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Google Hires Headliner to Direct Government Relations

Google has hired veteran lobbyist and former member of Congress Susan Molinari to represent the company. Molinari served as a Republican member of the House of Representatives from New York between 1990 and 1997. Since then, she has represented major businesses as a lobbyist.

Molinari, who will be based in Washington, D.C., “will become Vice President of Public Policy and Government Relations for the Americas, managing our policy advocacy and government outreach in North and South America, not just the D.C. office,” said Google Chief Legal Officer David Drummond. “I am excited about Susan joining Google. She’s a true trailblazer and her enthusiasm for our technology and its potential to change lives will be a real asset to our team in the Americas.”

Google Doubles Lobby Budget

In recent years, Google has beefed up its lobbying effort in Washington. It spent US$11.4 million on lobbying in 2011, nearly double the amount spent in 2010, making it one of the leading corporate lobbying spenders, according to the Sunlight Foundation. Molinari will head a staff of 12 full-time company lobbyists and manage 30 different Washington lobbying firms that Google has on retainer. Including full-time staff, 126 lobbyists were registered to represent Google in 2011.

“This appointment shows that Google is increasingly becoming aware of representing itself before Congress and is willing to put significant resources behind it,” David Jacobs, consumer protection fellow at the Electronic Privacy Information Center, told CRM Buyer.

Google Has Major Issues

“What we’re seeing here is a kind of natural maturation of the process of companies that are growing quickly and need to follow that up with better Washington representation. Google has a lot of issues including privacy, antitrust and copyright content,” Bill Allison, editorial director for the Sunlight Foundation, told CRM Buyer.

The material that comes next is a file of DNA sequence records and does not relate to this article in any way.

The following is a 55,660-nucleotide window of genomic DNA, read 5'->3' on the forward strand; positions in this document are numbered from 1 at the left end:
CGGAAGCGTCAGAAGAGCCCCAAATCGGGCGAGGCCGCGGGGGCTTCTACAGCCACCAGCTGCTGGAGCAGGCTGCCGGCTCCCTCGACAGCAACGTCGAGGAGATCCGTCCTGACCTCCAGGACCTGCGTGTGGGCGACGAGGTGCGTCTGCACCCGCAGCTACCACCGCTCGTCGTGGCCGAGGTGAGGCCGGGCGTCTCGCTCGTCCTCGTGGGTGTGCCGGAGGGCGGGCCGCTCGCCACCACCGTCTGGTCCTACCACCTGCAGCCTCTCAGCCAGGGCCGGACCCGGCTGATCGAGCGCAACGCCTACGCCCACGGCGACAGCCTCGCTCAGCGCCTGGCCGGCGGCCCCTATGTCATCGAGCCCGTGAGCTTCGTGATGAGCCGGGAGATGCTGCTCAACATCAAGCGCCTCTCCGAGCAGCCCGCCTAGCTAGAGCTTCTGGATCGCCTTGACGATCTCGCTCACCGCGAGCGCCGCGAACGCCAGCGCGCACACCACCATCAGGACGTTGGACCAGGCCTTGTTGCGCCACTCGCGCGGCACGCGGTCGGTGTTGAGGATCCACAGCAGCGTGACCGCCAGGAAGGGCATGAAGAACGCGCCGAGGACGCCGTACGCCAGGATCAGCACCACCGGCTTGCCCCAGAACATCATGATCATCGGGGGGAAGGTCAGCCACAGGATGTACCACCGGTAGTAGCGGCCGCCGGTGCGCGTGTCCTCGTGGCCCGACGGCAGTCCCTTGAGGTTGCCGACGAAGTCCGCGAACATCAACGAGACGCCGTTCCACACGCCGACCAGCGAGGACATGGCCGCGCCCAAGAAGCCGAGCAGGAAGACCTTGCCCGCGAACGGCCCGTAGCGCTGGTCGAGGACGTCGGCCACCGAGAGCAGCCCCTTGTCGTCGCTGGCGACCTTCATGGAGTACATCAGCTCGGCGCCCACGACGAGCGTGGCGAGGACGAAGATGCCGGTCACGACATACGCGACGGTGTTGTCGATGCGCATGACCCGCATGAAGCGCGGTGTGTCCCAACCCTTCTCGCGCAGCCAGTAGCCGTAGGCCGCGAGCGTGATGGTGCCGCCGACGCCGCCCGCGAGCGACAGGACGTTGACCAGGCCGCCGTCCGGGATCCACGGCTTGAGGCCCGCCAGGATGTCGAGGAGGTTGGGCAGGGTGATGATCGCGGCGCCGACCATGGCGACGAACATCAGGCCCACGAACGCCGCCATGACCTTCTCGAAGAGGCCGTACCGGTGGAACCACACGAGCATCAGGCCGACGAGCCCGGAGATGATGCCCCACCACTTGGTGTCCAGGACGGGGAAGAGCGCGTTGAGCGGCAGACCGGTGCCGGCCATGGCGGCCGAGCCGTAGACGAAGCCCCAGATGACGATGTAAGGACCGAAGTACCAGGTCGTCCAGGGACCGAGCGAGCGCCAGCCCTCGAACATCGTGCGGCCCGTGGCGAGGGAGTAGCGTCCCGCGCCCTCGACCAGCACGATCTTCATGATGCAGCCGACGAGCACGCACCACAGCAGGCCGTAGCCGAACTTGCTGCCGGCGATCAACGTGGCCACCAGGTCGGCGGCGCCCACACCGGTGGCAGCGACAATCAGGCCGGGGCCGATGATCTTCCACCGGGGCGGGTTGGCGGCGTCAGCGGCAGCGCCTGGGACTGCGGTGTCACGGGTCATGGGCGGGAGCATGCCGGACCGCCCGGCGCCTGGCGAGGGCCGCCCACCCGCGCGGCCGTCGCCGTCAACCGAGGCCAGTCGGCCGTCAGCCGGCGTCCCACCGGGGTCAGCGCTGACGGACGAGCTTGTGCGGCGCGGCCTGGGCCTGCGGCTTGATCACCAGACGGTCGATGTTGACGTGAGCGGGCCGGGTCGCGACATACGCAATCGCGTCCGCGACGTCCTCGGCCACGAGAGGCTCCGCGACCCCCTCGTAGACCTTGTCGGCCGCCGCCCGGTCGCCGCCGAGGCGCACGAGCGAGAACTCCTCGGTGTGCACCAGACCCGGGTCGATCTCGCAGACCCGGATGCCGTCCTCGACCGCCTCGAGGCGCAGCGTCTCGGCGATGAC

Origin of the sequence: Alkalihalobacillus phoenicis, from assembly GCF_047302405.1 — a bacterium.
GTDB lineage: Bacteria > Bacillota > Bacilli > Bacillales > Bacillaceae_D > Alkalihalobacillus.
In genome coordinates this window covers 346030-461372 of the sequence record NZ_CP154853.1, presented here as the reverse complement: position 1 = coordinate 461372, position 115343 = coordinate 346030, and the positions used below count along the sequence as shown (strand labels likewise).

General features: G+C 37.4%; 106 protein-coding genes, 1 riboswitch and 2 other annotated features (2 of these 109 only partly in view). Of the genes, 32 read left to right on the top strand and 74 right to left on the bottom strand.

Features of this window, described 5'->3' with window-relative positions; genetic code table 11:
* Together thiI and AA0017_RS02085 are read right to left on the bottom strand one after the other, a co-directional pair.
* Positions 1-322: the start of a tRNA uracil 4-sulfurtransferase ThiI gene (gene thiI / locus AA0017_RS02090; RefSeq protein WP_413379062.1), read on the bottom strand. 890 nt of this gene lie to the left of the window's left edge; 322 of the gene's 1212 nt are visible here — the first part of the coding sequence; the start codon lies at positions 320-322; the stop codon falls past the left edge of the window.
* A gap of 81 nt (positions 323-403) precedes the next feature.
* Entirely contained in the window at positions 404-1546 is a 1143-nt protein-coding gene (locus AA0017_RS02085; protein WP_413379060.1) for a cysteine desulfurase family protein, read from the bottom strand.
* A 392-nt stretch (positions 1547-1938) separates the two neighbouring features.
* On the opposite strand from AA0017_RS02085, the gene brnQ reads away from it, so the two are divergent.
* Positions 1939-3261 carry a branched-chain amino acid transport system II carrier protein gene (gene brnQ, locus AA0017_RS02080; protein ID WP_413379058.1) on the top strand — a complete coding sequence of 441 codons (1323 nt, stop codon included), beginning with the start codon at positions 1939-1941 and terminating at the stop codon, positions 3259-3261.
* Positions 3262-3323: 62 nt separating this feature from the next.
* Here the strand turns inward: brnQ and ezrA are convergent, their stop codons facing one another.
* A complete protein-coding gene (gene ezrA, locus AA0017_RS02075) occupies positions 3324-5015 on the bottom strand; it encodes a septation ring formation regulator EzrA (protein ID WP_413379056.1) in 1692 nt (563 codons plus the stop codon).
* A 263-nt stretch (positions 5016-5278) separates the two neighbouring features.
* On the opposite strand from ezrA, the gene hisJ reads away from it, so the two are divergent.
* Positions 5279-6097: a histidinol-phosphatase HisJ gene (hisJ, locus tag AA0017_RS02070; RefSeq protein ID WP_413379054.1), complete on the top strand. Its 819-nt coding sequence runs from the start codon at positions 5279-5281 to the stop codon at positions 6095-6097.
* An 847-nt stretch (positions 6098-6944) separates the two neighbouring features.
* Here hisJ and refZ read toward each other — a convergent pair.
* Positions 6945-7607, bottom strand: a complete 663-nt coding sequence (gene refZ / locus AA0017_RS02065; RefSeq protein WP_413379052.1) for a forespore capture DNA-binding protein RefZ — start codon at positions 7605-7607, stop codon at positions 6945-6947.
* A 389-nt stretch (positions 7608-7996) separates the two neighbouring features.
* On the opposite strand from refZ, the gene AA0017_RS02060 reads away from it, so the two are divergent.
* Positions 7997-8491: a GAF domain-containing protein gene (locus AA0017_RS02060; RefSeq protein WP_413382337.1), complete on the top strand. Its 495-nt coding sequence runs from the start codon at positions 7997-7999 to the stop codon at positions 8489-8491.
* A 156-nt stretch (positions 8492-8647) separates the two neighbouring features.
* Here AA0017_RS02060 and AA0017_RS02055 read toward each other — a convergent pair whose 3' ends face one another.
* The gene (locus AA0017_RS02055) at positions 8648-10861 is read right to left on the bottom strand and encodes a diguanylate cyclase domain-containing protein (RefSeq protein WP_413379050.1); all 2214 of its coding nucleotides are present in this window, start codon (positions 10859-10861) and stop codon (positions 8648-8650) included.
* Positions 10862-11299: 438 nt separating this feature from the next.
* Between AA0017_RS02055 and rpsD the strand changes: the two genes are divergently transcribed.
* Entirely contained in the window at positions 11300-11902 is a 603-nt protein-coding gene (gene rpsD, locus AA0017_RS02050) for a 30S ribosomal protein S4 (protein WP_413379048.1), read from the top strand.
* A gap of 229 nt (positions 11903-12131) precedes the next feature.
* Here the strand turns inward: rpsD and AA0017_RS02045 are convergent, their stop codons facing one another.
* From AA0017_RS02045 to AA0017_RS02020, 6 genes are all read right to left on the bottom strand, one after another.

“And with a Republican House, it’s also a way to kind of hedge your bets, from a political sense, to bring in a former House member who is also a Republican,” he said.

One indication of the company’s awareness of its need for strong representation at the federal level is the recent controversy over user privacy. Google plans to implement a modified privacy policy as early as March 1. Among other changes, the plan calls for aggregating consumer information from several sources.

Last month, Google sent members of Congress a letter designed to alleviate concerns about the new policy, but privacy groups and many attorneys general across the U.S. continued to object to the plan.

Google met with key House members on Monday to discuss the issue, but the meeting was conducted in private, leading to further complaints from consumer groups.

“We understand that you are planning to hold another closed-door briefing session about Google’s March 1 planned changes. While we very much appreciate your ongoing interest in this issue, we strongly object to a second secret meeting with Google. There is absolutely no reason that there could not be a public hearing. Even Google is committed to transparency,” the groups said in a letter to Rep. Mary Bono Mack, R-Calif., chair of the House Subcommittee on Commerce, Manufacturing and Trade. Among the groups signing the letter were EPIC and the Consumer Federation of America.

The Federal Buzz

E-Government Budget: The Obama administration has proposed a 2013 budget of $16.7-million to for the White Office of E-Government and Information Technology, a gain from the 2012 level of $12.4-million, but it still far below the $34 million of 2009.

“Our priorities will include helping agencies maximize ROI, continuing data center consolidation and improving business and citizen engagement,” Lisa Schlosser, deputy OMB administrator for the office, told CRM Buyer. “We also want to develop the capability to incubate innovation and then work on the scale-up across government.”

Cybersecurity Research: The National Institute of Standards and Technology (NIST) has entered into a partnership to establish the National Cybersecurity Center of Excellence, a public-private collaboration for accelerating the widespread adoption of integrated cybersecurity technologies. NIST’s fiscal year 2012 appropriations provided $10 million to establish the center. The project calls for providing a state-of-the-art computing facility where researchers from NIST will work collaboratively with both the users and vendors of cybersecurity products and services. The state of Maryland and the Montgomery County government are cosponsoring the center with NIST. The facility will be located at NIST’s Gaithersburg, Md. campus.

John K. Higgins is a career business writer, with broad experience for a major publisher in a wide range of topics including energy, finance, environment and government policy. In his current freelance role, he reports mainly on government information technology issues for ECT News Network.

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